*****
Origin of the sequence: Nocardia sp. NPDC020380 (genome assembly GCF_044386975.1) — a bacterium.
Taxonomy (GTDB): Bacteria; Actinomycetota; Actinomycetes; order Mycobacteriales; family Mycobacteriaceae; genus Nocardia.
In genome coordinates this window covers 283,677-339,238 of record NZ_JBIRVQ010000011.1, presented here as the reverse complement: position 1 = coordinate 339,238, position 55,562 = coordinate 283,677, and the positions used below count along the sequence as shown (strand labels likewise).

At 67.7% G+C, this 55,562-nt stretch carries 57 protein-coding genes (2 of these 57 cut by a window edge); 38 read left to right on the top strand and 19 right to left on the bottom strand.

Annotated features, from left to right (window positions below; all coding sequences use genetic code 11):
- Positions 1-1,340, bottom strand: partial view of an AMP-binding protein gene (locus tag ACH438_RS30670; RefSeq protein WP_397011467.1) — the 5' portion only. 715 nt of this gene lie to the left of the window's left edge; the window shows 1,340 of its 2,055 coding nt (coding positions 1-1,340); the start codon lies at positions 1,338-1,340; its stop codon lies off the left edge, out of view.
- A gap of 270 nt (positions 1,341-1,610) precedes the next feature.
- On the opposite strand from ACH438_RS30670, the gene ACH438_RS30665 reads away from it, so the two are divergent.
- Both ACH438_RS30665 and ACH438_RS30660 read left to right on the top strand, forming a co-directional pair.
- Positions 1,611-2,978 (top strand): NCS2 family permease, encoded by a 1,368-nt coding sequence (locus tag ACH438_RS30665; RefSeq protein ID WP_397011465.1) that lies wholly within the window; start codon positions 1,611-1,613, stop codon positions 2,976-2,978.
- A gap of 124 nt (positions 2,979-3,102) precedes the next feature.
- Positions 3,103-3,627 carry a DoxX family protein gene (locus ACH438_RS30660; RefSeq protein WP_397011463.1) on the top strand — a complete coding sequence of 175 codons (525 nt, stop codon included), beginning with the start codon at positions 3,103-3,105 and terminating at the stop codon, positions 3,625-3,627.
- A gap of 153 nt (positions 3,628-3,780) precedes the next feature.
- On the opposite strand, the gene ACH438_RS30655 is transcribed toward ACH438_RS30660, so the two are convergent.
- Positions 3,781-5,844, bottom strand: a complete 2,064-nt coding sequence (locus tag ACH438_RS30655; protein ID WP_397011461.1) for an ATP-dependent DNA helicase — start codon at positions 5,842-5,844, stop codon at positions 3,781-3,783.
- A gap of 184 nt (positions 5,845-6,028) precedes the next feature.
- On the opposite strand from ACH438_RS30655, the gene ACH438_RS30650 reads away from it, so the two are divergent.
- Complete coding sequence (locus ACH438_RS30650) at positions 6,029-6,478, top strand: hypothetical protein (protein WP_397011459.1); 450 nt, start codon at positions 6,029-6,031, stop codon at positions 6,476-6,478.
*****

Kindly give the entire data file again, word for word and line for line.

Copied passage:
Origin of the sequence: Nocardia sp. NPDC020380 (genome assembly GCF_044386975.1) — a bacterium.
Taxonomy (GTDB): Bacteria; Actinomycetota; Actinomycetes; order Mycobacteriales; family Mycobacteriaceae; genus Nocardia.
In genome coordinates this window covers 283,677-339,238 of record NZ_JBIRVQ010000011.1, presented here as the reverse complement: position 1 = coordinate 339,238, position 55,562 = coordinate 283,677, and the positions used below count along the sequence as shown (strand labels likewise).

At 67.7% G+C, this 55,562-nt stretch carries 57 protein-coding genes (2 of these 57 cut by a window edge); 38 read left to right on the top strand and 19 right to left on the bottom strand.

Annotated features, from left to right (window positions below; all coding sequences use genetic code 11):
- Positions 1-1,340, bottom strand: partial view of an AMP-binding protein gene (locus tag ACH438_RS30670; RefSeq protein WP_397011467.1) — the 5' portion only. 715 nt of this gene lie to the left of the window's left edge; the window shows 1,340 of its 2,055 coding nt (coding positions 1-1,340); the start codon lies at positions 1,338-1,340; its stop codon lies off the left edge, out of view.
- A gap of 270 nt (positions 1,341-1,610) precedes the next feature.
- On the opposite strand from ACH438_RS30670, the gene ACH438_RS30665 reads away from it, so the two are divergent.
- Both ACH438_RS30665 and ACH438_RS30660 read left to right on the top strand, forming a co-directional pair.
- Positions 1,611-2,978 (top strand): NCS2 family permease, encoded by a 1,368-nt coding sequence (locus tag ACH438_RS30665; RefSeq protein ID WP_397011465.1) that lies wholly within the window; start codon positions 1,611-1,613, stop codon positions 2,976-2,978.
- A gap of 124 nt (positions 2,979-3,102) precedes the next feature.
- Positions 3,103-3,627 carry a DoxX family protein gene (locus ACH438_RS30660; RefSeq protein WP_397011463.1) on the top strand — a complete coding sequence of 175 codons (525 nt, stop codon included), beginning with the start codon at positions 3,103-3,105 and terminating at the stop codon, positions 3,625-3,627.
- A gap of 153 nt (positions 3,628-3,780) precedes the next feature.
- On the opposite strand, the gene ACH438_RS30655 is transcribed toward ACH438_RS30660, so the two are convergent.
- Positions 3,781-5,844, bottom strand: a complete 2,064-nt coding sequence (locus tag ACH438_RS30655; protein ID WP_397011461.1) for an ATP-dependent DNA helicase — start codon at positions 5,842-5,844, stop codon at positions 3,781-3,783.
- A gap of 184 nt (positions 5,845-6,028) precedes the next feature.
- On the opposite strand from ACH438_RS30655, the gene ACH438_RS30650 reads away from it, so the two are divergent.
- Complete coding sequence (locus ACH438_RS30650) at positions 6,029-6,478, top strand: hypothetical protein (protein WP_397011459.1); 450 nt, start codon at positions 6,029-6,031, stop codon at positions 6,476-6,478.